Overjoyed to report that my work has been selected for the upcoming exhibition, “Nowhere, Everywhere,” a show curated by Todd Bartel at the Thompson Gallery in Weston, MA. Check out my Artist’s Statement below, and the information card describing the details of the upcoming show, opening April 1!
Julie Rahilly, Peripatopian Architecture4, 2014
Poplar wood, piano hinges, wood screws, and blue-green stain
48 x 48 x 48 inches
“A vast, green structure, different in character than any I had hitherto seen…the face of it having the lustre, as well as the pale green tint, a kind of bluish-green…This difference in aspect suggested a difference in use, and I was minded to push on and explore.”
H.G. Wells, The Time Machine
A human-scaled architectural work, Peripatopian Architecture4 explores utopia through the 20th century concepts of the fourth dimension. Just as More’s “Utopia” questioned society, the Wells’ fourth dimension—described as the passing of time across a direction within the third dimension—represented liberation from tradition for the great physicists, artists, and writers of that time.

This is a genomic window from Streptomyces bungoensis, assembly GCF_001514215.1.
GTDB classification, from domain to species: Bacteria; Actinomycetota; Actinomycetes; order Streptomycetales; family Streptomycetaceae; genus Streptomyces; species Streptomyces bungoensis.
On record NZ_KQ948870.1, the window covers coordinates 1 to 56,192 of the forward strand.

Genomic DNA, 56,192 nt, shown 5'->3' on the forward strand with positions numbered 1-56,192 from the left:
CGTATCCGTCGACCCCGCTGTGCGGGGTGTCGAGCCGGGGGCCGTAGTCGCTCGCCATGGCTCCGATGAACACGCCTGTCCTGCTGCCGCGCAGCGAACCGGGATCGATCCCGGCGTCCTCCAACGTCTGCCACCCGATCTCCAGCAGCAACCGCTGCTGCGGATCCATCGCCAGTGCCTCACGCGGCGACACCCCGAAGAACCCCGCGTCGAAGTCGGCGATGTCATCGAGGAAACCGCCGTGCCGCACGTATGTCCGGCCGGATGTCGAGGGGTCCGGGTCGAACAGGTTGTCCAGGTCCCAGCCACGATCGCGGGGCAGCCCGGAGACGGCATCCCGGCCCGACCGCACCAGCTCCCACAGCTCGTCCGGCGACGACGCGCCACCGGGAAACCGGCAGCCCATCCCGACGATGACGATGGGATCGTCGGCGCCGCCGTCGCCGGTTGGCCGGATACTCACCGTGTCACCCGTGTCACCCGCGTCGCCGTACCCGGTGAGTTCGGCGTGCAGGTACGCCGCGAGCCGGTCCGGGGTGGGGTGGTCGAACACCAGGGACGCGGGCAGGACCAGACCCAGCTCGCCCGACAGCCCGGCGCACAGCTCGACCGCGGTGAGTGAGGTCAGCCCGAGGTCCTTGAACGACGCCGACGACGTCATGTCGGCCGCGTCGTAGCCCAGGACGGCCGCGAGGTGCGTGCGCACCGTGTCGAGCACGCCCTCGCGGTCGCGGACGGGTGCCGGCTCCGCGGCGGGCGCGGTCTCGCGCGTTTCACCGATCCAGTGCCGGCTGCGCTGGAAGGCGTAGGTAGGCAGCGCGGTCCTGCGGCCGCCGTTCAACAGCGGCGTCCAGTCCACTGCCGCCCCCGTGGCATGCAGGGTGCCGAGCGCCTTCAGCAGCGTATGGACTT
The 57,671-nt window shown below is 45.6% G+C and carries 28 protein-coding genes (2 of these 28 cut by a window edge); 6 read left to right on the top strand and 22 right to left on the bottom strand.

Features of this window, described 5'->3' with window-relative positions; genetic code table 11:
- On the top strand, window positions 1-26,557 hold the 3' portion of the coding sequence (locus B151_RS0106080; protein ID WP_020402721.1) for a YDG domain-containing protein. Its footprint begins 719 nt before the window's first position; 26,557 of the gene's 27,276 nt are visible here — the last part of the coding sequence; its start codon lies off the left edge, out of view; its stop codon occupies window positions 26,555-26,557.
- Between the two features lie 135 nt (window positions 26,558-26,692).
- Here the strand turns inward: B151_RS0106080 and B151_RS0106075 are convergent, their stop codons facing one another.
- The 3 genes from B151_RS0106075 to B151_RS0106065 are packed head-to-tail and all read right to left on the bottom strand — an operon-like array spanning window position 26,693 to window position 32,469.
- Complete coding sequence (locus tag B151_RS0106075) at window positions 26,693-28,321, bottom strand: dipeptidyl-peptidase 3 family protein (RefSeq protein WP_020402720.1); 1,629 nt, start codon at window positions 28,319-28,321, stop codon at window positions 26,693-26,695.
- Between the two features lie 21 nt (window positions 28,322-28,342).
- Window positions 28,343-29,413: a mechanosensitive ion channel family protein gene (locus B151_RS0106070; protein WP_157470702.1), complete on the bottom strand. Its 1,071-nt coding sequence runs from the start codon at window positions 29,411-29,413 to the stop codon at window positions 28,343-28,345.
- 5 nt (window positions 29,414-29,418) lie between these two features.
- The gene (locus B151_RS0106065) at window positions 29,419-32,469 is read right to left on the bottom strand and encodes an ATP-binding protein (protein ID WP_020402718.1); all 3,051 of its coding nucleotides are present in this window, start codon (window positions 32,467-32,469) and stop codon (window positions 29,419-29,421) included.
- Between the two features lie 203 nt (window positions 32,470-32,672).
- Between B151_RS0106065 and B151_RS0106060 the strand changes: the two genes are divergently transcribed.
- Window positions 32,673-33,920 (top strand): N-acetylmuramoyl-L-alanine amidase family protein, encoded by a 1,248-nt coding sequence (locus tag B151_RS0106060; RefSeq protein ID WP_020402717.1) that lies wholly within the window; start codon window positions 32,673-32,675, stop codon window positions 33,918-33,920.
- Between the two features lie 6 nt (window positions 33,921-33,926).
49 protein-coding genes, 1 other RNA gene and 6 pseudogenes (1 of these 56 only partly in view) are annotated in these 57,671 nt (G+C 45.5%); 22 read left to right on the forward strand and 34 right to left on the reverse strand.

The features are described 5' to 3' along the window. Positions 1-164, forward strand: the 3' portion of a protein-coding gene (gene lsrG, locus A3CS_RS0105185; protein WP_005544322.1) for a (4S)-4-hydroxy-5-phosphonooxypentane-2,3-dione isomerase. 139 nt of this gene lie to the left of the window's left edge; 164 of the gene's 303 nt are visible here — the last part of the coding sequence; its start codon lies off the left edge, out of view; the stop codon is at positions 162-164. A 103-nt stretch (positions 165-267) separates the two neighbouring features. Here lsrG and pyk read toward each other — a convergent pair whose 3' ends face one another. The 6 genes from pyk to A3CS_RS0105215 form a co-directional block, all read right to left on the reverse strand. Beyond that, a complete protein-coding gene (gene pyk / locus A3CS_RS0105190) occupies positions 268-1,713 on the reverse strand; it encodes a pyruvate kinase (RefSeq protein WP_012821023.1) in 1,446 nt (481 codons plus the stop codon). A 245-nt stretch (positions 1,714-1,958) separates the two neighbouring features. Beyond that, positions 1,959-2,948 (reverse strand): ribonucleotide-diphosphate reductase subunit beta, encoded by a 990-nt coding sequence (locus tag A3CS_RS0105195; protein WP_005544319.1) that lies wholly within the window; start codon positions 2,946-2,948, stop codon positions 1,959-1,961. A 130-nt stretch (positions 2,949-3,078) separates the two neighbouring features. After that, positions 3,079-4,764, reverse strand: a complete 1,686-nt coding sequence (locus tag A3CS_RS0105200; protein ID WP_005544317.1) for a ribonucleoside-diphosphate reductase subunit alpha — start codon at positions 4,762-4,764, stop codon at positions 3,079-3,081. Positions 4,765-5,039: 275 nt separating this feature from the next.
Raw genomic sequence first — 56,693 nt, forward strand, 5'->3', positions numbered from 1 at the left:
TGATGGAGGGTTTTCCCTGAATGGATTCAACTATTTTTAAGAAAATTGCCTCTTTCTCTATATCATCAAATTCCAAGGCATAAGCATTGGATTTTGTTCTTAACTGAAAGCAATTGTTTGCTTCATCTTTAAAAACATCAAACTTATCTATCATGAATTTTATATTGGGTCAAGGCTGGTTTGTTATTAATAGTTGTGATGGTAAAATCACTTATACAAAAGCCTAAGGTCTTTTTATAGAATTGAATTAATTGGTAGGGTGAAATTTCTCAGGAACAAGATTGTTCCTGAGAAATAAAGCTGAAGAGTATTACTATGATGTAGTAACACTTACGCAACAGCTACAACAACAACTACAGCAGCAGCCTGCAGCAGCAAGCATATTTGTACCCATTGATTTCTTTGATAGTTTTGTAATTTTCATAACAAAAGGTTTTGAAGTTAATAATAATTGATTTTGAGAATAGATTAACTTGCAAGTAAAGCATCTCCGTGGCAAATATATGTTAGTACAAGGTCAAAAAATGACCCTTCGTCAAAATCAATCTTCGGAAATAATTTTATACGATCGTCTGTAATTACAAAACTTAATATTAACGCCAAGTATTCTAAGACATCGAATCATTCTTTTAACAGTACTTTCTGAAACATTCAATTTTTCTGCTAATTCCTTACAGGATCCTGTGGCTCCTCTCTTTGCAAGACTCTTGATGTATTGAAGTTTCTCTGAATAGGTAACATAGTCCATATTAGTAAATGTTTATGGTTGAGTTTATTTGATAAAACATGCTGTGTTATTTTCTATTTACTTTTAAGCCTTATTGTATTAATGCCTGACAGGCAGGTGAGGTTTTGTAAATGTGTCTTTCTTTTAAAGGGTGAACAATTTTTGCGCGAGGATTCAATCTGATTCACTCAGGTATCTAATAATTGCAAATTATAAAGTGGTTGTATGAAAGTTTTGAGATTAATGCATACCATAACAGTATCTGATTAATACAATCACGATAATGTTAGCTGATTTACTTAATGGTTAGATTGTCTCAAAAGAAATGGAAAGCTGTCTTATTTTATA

Published in Paris in 1936 on a loose sheet from a magazine, the “Manifeste Dimensioniste” contained signatures of the highest regarded avant-garde artists of the early 20th Century. These artists proclaimed that literature leave the line and enter the plane, painting leave the plane and enter space, and sculpture leave immobile form for four dimensions. Playing off of the original proclamations of the Dimensionist Manifesto, as well as the great dystopian literary work of H.G. Wells, Peripatopian Architecture4 challenges the three-dimensional architecture of today to go beyond the static. Peripatopian Architecture4 asserts that architecture has gone beyond structure to the kinetic, beyond program to the purposeless, beyond beauty to the visually ambiguous, and beyond site to the peripatetic. Intending to incite imagination through interaction, “Peripatopian” comes from peri– meaning “around” +patien meaning “to walk” +topos meaning “place” or, simply having an undefined place for an undefined space. This idea is explored through a series of six visually ambiguous, purposeless, flexible pieces that can collapse and expand or assemble and disassemble, offering flexibility in its arrangement.